2020—Crags

Flaming Gorge National Recreation Area in Utah is home to a couple of herds of Rocky Mountain Bighorn Sheep and that is the reason I am there now. It would have been ideal if a large ram with huge curls had stepped onto the crags as the morning sun kissed the top of the mountain. That didn’t happen so instead I captured the intriguing edge of the mountain top with the shadows of the next ridge creating a jagged line of light.

2020—There was Drama

By blurring the motion of the waves and the clouds with long exposures as I have done on most of the lighthouse images from Maine that I’ve posted recently, it might seem that there was very little drama there. It was quite the contrary however, as the angry clouds and crashing waves in this image clearly show a very different side of the Maine coast.

2020—Serenity

There is something serene and calming when water is perfectly still. In this view of The Bug Light, as the Portland Breakwater Lighthouse in Maine is affectionately known, the surrounding water, rendered silky and smooth by using a three and a half minute exposure, shows off the diminutive structure to elegant effect with the lovely orange glow of sunrise as a backdrop. The 145 year old lighthouse is quite special since it is the only one of its kind in the world and it was designed by architect Thomas Ustick Walter, who also designed the U.S. Capitol dome.

2020—Alvin?

The fall colors we hoped to see did not materialize in Maine. We spent one afternoon at Sebago Lake but the few leaves with color were riddled with holes so they were not particularly photogenic. Then, I noticed some movement in the woods by the parking lot so I picked up my Nikon Z6 with the 500mm PF already attached and captured this chipmunk on a granite boulder. It reminded me of Alvin and the Chipmunks, the cartoon group that came to “life” in 1958 with the novelty Christmas hit, “The Chipmunk Song” with “Alvin” as the lead singer.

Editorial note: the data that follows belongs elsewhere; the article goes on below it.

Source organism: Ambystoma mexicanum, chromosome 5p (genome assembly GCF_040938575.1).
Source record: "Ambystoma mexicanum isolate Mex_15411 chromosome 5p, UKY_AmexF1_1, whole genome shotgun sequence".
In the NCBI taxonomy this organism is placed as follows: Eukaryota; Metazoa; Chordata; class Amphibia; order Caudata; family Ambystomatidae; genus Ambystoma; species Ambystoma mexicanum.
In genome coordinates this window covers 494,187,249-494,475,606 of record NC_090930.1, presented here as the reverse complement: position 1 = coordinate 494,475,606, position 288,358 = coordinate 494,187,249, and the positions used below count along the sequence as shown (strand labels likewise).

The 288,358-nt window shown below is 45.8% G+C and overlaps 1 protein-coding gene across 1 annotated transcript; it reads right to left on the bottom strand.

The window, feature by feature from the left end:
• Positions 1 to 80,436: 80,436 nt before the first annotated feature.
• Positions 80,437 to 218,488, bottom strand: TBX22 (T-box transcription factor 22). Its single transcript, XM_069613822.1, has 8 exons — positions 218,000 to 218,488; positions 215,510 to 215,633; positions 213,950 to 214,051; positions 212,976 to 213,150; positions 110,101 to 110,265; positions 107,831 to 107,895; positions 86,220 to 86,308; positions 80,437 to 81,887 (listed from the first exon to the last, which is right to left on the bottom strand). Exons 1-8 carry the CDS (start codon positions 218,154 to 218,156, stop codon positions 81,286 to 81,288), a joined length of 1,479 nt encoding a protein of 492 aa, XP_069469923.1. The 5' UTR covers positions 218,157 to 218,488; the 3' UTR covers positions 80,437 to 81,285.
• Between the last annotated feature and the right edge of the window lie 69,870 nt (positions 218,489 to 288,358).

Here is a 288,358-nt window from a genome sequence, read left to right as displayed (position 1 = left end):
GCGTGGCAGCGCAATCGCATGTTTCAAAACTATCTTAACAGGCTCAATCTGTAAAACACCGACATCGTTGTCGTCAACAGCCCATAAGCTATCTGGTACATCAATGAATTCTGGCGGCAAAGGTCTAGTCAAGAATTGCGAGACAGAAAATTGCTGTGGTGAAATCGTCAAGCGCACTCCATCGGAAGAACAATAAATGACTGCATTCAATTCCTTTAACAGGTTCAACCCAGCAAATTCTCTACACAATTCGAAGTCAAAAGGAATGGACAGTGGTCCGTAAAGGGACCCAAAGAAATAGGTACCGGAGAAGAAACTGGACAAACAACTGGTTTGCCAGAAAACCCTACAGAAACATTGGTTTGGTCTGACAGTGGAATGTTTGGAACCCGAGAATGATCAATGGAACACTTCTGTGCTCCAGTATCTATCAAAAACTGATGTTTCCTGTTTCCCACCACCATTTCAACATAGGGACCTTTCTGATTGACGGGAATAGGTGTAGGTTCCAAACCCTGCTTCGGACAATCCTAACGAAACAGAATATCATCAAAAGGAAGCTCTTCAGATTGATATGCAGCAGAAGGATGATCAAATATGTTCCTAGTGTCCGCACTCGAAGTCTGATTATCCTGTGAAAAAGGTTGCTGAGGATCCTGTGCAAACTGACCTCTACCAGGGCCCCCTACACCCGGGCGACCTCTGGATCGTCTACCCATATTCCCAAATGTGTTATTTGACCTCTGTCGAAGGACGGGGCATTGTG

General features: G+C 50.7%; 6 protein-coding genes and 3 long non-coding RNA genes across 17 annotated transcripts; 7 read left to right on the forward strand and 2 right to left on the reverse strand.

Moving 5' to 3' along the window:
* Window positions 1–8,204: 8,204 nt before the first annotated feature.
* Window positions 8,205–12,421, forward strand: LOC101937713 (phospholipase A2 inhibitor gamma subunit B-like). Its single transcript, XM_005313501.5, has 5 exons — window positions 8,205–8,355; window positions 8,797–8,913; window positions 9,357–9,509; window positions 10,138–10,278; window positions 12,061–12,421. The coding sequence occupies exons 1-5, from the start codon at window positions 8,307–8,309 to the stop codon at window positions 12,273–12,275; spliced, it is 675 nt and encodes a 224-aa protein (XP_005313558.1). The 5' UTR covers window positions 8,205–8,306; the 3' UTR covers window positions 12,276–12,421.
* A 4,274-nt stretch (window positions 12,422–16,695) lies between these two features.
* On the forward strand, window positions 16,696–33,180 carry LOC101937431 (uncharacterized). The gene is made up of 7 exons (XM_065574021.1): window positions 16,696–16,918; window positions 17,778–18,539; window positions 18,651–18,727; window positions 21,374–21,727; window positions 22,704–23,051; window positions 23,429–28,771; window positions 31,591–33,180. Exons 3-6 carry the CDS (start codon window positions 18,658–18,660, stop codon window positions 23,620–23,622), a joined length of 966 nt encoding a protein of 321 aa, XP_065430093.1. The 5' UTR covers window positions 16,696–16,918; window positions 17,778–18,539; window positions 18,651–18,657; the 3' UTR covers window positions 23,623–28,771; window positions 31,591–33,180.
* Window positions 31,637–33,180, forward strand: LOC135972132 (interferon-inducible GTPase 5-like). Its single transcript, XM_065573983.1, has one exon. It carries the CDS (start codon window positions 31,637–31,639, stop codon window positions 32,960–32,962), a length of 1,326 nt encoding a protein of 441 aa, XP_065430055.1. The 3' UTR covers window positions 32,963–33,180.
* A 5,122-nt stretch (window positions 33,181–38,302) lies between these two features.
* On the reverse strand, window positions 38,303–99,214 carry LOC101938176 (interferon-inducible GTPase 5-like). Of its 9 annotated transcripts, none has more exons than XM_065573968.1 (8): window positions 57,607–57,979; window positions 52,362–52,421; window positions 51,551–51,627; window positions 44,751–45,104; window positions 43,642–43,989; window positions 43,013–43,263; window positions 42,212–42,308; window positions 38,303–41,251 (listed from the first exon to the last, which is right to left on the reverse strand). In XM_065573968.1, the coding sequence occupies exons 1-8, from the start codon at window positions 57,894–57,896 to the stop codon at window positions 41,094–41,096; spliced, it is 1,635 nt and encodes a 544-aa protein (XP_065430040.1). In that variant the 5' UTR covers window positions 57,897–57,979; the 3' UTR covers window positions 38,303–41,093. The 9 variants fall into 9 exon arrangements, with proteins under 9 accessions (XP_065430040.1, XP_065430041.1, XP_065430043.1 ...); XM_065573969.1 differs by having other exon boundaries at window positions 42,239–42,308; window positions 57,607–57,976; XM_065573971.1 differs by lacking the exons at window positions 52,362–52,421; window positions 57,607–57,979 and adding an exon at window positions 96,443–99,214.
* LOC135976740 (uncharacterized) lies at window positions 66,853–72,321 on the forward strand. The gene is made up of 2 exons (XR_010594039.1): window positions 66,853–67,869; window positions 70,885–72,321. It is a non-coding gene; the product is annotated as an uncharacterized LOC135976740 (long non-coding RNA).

2020—16 Stops

As the morning sun grew brighter, it was harder to get the kind of long exposures that I wanted that would blur the water and the clouds at the Portland Head Light in Maine last week. Luckily, Moose offered to loan me his 6-Stop ND filter which I added to my 10-Stop ND filter so I was able to slow the shutter speed for a 371 second exposure. I also switched to a wider angle lens, the Nikkor 14-30 f/4 S, which helped to emphasize the movement of the clouds.

2020—Sunrise in Slo-Mo

Sunrise at the Spring Point Ledge Lighthouse in the harbor at Portland, Maine can be quite spectacular, especially if one uses a 10-Stop neutral density filter. The shutter speed for this shot was two minutes, nine seconds so the water looks like silk and the clouds are streaky in the sky resulting in a very serene and peaceful image. Nikon Z7, Nikkor 24-200mm Z lens, Breakthrough 10-Stop Neutral Density filter.

2020—A Little Sparkplug

The Spring Point Ledge Lighthouse on the west side of southern approach to Portland Harbor is a sparkplug lighthouse. These unique kinds of lighthouses are round, cast iron structures usually three stories in height with the keeper’s quarters beneath the round lantern room. Because of their shape, these lighthouses have come to be called “sparkplugs.” Sparkplugs were prefabricated, brought to the site by barge, and put in place by floating cranes. The last one was erected in 1926. Spring Point Ledge Lighthouse was built in 1897. This image was taken using my Nikon 8-15mm fish eye lens. By keeping the horizon at the center of the frame, the curvature so characteristic of images taken with fish eye lenses is eliminated.

2020—What’s The Point?

Pemaquid Point juts out into the ocean holding the Pemaquid Point lighthouse. But just what is the point? The point is a geological formation of metamorphic rocks, distributed in very thin stratified layers. The layers are composed of different minerals; some have quartz, feldspar, and biotite and others have diopside, pale quartz, and feldspar resulting in layers of different colors. Originally these ocean floor layers of sediment were arranged horizontally with one layer on top of the other, but through the metamorphosis of the rock in the earth’s crust, the layers were contorted, solidifying in nearly vertical orientations, making the edges of the layers the plane that people walk on to get this view of the Pemaquid Point Lighthouse.